Borders are lines on maps that separate countries and people. People usually need to have passports to travel from one country to another. We recognize that different countries have different cultures and customs. Borders are a part of our world, but wildlife doesn't recognize man's borders. Animals follow ancient migration patterns and seek suitable habitat that contains the right elements for their survival. This often puts them in conflict with people who inhabit the same land.
For many species, living within the borders of a protected park or game reserve like Serengeti National Park in Tanzania or Kruger National Park in South Africa can mean the difference between life and death. The hundreds of species that live within protected lands are photographed by tourists and protected by rangers. However, predators that stray off of protected lands -- which they do, leaves endangered and threatened animals vulnerable to humans, whose first priority is to protect their family and property.
For cheetahs, there really are no borders of protection. In Namibia, for example, as well as the remaining cheetah range countries, over 90% of cheetahs live outside of protected game reserves. In game reserves, cheetahs often lose their kill to larger and more aggressive predators -- which push cheetahs out of protected area and which is why the larger numbers of cheetahs are found living outside of protected lands.
On farmlands, cheetahs do not have to compete with other large predators, who often steal their kills when the cheetah is recovering from its burst of speed. Just like in protected areas, cheetahs don't see property lines on farms, but farmers and ranchers do, and for decades livestock farmers have trapped and killed cheetahs preemptively, to protect their livestock.
In 1900 there were 100,000 wild cheetahs in the world. By 1990 when I founded Cheetah Conservation Fund (CCF) in Namibia, Africa, there were only 10,000 wild cheetahs. CCF was the first major conservation field project to be located outside of a protected area, so working with the people in all cheetah-range countries has been my priority. With a 90% reduction in cheetahs, I knew that educating livestock farmers about living side by side with cheetahs was the best chance for saving the world's fastest land animal.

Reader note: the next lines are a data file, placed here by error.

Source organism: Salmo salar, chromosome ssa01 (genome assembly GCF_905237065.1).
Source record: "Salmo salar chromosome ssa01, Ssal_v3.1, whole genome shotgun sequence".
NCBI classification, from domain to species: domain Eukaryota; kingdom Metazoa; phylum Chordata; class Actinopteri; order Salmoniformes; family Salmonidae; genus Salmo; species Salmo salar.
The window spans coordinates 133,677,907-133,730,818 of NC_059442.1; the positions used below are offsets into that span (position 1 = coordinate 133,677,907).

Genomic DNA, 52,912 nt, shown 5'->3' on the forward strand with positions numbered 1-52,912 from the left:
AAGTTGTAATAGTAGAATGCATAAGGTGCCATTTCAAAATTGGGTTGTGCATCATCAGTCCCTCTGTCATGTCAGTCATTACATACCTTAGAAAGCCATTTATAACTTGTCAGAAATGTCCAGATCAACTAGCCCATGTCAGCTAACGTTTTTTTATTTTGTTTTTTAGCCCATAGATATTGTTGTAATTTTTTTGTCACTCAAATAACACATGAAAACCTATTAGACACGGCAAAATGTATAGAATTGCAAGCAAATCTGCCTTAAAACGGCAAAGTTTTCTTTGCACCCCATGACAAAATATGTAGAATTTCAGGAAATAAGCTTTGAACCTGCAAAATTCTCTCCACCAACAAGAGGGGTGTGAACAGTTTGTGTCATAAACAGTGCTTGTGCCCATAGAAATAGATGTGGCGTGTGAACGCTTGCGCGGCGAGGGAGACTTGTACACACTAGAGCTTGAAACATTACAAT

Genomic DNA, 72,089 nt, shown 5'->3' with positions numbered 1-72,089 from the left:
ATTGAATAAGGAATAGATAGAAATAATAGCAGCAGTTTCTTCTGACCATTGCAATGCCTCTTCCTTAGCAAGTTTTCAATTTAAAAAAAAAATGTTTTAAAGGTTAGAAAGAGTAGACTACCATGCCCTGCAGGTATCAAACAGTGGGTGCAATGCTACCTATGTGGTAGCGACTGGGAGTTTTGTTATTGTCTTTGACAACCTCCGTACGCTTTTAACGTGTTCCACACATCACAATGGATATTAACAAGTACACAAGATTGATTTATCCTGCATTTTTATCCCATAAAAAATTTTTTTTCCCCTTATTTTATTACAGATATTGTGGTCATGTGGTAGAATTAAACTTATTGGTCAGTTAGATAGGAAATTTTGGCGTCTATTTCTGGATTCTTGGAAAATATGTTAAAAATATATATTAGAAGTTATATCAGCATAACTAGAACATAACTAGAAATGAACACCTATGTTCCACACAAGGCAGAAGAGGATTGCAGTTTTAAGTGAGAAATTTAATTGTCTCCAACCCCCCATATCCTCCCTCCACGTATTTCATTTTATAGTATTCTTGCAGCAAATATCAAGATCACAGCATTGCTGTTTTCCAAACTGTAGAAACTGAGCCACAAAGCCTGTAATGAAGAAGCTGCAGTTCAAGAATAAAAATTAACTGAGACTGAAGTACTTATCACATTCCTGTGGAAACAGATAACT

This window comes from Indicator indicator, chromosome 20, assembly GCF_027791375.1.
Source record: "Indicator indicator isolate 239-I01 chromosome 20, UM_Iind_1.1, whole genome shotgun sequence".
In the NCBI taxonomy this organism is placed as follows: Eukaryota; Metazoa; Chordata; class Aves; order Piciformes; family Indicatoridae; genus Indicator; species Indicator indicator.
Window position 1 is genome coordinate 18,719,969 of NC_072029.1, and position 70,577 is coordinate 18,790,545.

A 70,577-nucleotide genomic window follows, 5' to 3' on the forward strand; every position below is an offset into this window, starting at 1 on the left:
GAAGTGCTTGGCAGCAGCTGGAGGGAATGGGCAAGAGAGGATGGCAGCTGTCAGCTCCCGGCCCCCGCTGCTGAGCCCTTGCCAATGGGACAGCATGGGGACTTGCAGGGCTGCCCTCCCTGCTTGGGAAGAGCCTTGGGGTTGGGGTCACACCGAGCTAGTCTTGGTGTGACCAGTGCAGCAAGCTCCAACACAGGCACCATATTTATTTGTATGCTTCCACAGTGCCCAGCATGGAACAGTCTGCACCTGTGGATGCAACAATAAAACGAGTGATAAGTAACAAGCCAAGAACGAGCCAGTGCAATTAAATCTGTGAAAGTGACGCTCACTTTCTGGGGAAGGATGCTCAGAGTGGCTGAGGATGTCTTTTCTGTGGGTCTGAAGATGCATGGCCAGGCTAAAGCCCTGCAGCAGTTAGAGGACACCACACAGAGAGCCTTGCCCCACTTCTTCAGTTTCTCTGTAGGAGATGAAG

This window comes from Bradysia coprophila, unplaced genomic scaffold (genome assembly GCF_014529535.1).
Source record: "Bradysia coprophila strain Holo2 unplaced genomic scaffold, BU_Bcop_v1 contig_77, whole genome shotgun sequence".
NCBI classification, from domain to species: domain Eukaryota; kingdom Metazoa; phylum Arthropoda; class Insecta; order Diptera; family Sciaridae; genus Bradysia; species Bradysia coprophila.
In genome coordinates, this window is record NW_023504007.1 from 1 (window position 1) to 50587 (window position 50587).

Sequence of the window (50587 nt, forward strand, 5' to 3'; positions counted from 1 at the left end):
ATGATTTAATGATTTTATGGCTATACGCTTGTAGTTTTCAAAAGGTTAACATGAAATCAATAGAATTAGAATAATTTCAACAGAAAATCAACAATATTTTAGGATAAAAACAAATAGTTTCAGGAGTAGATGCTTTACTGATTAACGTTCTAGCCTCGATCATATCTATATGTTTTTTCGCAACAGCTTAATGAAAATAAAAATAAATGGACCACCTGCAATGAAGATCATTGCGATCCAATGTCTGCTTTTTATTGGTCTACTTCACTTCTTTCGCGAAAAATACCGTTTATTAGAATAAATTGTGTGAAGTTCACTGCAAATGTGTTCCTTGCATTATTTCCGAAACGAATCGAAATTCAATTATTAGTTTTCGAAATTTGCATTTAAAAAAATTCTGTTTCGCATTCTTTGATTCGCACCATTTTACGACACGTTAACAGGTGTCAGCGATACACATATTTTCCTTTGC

Throughout Africa, wildlife shares the land with people and their livestock. The majority of these people are poor, subsistence farmers. Predators in pursuit of their natural prey are often perceived to be attacking livestock. CCF has trained over 2,000 farmers and over 300 international biologists and conservationists in our Future Farmers of Africa and Integrated Conservation Biology programs. The training includes livestock, wildlife and predator management methods that reduce conflict with cheetahs and other predators, grasslands management for sustainable livestock grazing, and conservation of some grassland for wildlife use.
Today, fragmented pockets of cheetah populations live in Algeria, Niger, Kenya, Tanzania, Botswana, South Sudan, Mozambique, Zambia, Zimbabwe and other countries in sub-Saharan Africa. Iran is home to the last of the Asiatic cheetahs -- fewer than 100 wild cheetahs. Cheetahs have very large home ranges, and often cross borders looking for suitable habitat and natural prey bases.
Opening up large landscapes between countries, with less fencing and more grassland would allow cheetahs and other wildlife from different countries to connect, breed, and increase their numbers in the wild. CCF is working with all cheetah-range countries to protect their wild cheetahs and to increase their chances for survival in the future while developing programs that assist human livelihoods by mitigation conflict and helping economic models around natural resource management.
For more information about CCF, please visit our web site, www.cheetah.org
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